FOIA Exemption 1 relates to documents that have been classified pursuant to an executive order. 5 U.S.C. § 552(b)(1). There is no question that the documents as to which the FBI invokes the exemption are classified. The question is whether, pursuant to Exec. Order No. 12,958, 3 C.F.R. 333 (1995), reprinted in 50 U.S.C.A. § 435 at 103-114 (1998), they should have been declassified. The Executive Order provides that, "within five years from the date of this order, all classified information contained in records that (1) are more than 25 years old, and (2) have been determined to have permanent historical value . . . shall be automatically declassified whether or not the records have been reviewed." Exec. Order No. 12,958, 3 C.F.R. (1995) at 343. An agency head may exempt documents from automatic declassification, id. at 343-44, but plaintiff asserts that the Attorney General failed to follow the appropriate exemption procedure. Having failed to exempt the documents in question, plaintiff argues, the FBI may not now rely on Exemption 1 to shield them from disclosure.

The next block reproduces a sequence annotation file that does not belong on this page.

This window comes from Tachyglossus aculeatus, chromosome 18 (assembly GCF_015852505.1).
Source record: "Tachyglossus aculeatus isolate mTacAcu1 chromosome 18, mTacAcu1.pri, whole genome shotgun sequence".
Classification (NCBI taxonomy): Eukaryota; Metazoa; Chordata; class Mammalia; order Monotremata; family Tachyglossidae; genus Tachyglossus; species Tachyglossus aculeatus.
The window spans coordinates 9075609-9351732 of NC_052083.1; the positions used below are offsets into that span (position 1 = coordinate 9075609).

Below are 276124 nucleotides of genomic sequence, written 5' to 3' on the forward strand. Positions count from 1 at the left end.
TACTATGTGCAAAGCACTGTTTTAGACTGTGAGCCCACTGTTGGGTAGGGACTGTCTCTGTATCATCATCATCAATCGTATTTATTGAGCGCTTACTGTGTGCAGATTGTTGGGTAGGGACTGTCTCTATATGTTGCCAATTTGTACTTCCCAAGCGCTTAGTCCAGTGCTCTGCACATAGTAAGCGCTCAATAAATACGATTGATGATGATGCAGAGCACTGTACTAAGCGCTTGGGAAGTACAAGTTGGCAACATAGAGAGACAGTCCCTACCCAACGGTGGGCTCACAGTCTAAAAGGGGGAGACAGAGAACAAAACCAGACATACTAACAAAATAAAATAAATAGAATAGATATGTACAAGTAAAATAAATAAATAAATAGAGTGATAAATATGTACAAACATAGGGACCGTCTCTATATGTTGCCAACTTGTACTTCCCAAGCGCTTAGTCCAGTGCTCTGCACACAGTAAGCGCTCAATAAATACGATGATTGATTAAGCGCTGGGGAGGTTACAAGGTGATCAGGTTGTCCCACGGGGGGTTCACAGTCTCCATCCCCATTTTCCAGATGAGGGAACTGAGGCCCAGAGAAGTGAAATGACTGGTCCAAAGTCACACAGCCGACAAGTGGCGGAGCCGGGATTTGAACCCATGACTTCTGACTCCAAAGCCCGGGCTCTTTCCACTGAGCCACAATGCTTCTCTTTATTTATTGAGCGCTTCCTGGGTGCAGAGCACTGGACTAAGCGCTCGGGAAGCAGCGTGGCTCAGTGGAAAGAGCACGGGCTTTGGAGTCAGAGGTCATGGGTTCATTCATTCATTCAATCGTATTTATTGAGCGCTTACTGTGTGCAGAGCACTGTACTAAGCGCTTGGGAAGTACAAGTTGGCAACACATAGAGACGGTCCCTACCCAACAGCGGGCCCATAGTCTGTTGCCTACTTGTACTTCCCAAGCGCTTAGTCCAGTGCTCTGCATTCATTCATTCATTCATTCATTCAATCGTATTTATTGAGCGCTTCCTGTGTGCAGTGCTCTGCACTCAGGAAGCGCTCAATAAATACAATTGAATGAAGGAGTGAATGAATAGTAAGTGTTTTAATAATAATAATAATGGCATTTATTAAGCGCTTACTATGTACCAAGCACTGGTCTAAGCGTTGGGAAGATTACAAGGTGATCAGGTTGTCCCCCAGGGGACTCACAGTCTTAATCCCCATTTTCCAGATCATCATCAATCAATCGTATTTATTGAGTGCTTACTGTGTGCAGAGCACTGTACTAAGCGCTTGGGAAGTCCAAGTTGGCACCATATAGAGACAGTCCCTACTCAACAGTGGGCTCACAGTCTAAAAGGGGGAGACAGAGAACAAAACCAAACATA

The FBI was not and is not required to take steps to exempt the documents from automatic declassification. It has until the year 2000 to make the necessary determinations. This court has no warrant to require earlier action. The invocation of Exemption 1 was proper.
Exemption 7(D) protects information gathered for law enforcement purposes that "could reasonably be expected to disclose the identity of a confidential source . . . and, in the case of a record or information compiled by criminal law enforcement authority in the course of a criminal investigation or by an agency conducting a lawful national security intelligence investigation, information furnished by a confidential source." 5 U.S.C. § 552(b)(7)(D).